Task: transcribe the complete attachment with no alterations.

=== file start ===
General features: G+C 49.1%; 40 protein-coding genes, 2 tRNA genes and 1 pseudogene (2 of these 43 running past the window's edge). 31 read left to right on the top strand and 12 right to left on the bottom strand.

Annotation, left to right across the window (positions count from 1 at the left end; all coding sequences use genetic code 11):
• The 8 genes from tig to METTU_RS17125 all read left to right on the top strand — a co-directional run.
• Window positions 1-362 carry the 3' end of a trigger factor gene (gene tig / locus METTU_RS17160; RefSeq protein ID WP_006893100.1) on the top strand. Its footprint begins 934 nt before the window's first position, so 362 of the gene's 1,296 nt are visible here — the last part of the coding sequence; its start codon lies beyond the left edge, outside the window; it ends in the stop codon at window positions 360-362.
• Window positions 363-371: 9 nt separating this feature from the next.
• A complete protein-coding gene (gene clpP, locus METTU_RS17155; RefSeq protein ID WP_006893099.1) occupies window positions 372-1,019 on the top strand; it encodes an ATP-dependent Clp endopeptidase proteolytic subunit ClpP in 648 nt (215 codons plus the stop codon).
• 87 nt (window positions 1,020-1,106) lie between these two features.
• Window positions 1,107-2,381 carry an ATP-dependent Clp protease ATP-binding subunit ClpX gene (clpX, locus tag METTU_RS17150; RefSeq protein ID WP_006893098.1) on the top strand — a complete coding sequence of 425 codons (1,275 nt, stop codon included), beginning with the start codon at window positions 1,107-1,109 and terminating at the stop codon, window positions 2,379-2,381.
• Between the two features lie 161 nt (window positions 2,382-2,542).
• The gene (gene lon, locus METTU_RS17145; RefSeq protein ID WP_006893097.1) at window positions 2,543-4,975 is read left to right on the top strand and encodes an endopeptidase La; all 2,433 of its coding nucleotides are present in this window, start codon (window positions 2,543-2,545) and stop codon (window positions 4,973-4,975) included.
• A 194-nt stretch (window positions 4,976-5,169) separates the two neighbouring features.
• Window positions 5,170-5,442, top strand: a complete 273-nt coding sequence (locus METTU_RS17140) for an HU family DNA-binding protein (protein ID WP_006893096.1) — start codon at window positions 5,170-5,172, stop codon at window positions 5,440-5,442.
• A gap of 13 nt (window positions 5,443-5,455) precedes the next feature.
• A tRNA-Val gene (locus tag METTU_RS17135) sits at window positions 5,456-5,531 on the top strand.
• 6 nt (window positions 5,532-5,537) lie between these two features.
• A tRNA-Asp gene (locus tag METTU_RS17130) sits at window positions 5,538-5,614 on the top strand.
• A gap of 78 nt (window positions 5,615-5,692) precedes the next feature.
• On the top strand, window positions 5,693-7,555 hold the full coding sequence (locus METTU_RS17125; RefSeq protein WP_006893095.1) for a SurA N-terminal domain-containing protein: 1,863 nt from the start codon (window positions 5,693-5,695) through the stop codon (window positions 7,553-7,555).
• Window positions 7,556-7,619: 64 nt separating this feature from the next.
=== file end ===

General features: G+C 49.1%; 40 protein-coding genes, 2 tRNA genes and 1 pseudogene (2 of these 43 running past the window's edge). 31 read left to right on the top strand and 12 right to left on the bottom strand.

Annotation, left to right across the window (positions count from 1 at the left end; all coding sequences use genetic code 11):
• The 8 genes from tig to METTU_RS17125 all read left to right on the top strand — a co-directional run.
• Window positions 1-362 carry the 3' end of a trigger factor gene (gene tig / locus METTU_RS17160; RefSeq protein ID WP_006893100.1) on the top strand. Its footprint begins 934 nt before the window's first position, so 362 of the gene's 1,296 nt are visible here — the last part of the coding sequence; its start codon lies beyond the left edge, outside the window; it ends in the stop codon at window positions 360-362.
• Window positions 363-371: 9 nt separating this feature from the next.
• A complete protein-coding gene (gene clpP, locus METTU_RS17155; RefSeq protein ID WP_006893099.1) occupies window positions 372-1,019 on the top strand; it encodes an ATP-dependent Clp endopeptidase proteolytic subunit ClpP in 648 nt (215 codons plus the stop codon).
• 87 nt (window positions 1,020-1,106) lie between these two features.
• Window positions 1,107-2,381 carry an ATP-dependent Clp protease ATP-binding subunit ClpX gene (clpX, locus tag METTU_RS17150; RefSeq protein ID WP_006893098.1) on the top strand — a complete coding sequence of 425 codons (1,275 nt, stop codon included), beginning with the start codon at window positions 1,107-1,109 and terminating at the stop codon, window positions 2,379-2,381.
• Between the two features lie 161 nt (window positions 2,382-2,542).
• The gene (gene lon, locus METTU_RS17145; RefSeq protein ID WP_006893097.1) at window positions 2,543-4,975 is read left to right on the top strand and encodes an endopeptidase La; all 2,433 of its coding nucleotides are present in this window, start codon (window positions 2,543-2,545) and stop codon (window positions 4,973-4,975) included.
• A 194-nt stretch (window positions 4,976-5,169) separates the two neighbouring features.
• Window positions 5,170-5,442, top strand: a complete 273-nt coding sequence (locus METTU_RS17140) for an HU family DNA-binding protein (protein ID WP_006893096.1) — start codon at window positions 5,170-5,172, stop codon at window positions 5,440-5,442.
• A gap of 13 nt (window positions 5,443-5,455) precedes the next feature.
• A tRNA-Val gene (locus tag METTU_RS17135) sits at window positions 5,456-5,531 on the top strand.
• 6 nt (window positions 5,532-5,537) lie between these two features.
• A tRNA-Asp gene (locus tag METTU_RS17130) sits at window positions 5,538-5,614 on the top strand.
• A gap of 78 nt (window positions 5,615-5,692) precedes the next feature.
• On the top strand, window positions 5,693-7,555 hold the full coding sequence (locus METTU_RS17125; RefSeq protein WP_006893095.1) for a SurA N-terminal domain-containing protein: 1,863 nt from the start codon (window positions 5,693-5,695) through the stop codon (window positions 7,553-7,555).
• Window positions 7,556-7,619: 64 nt separating this feature from the next.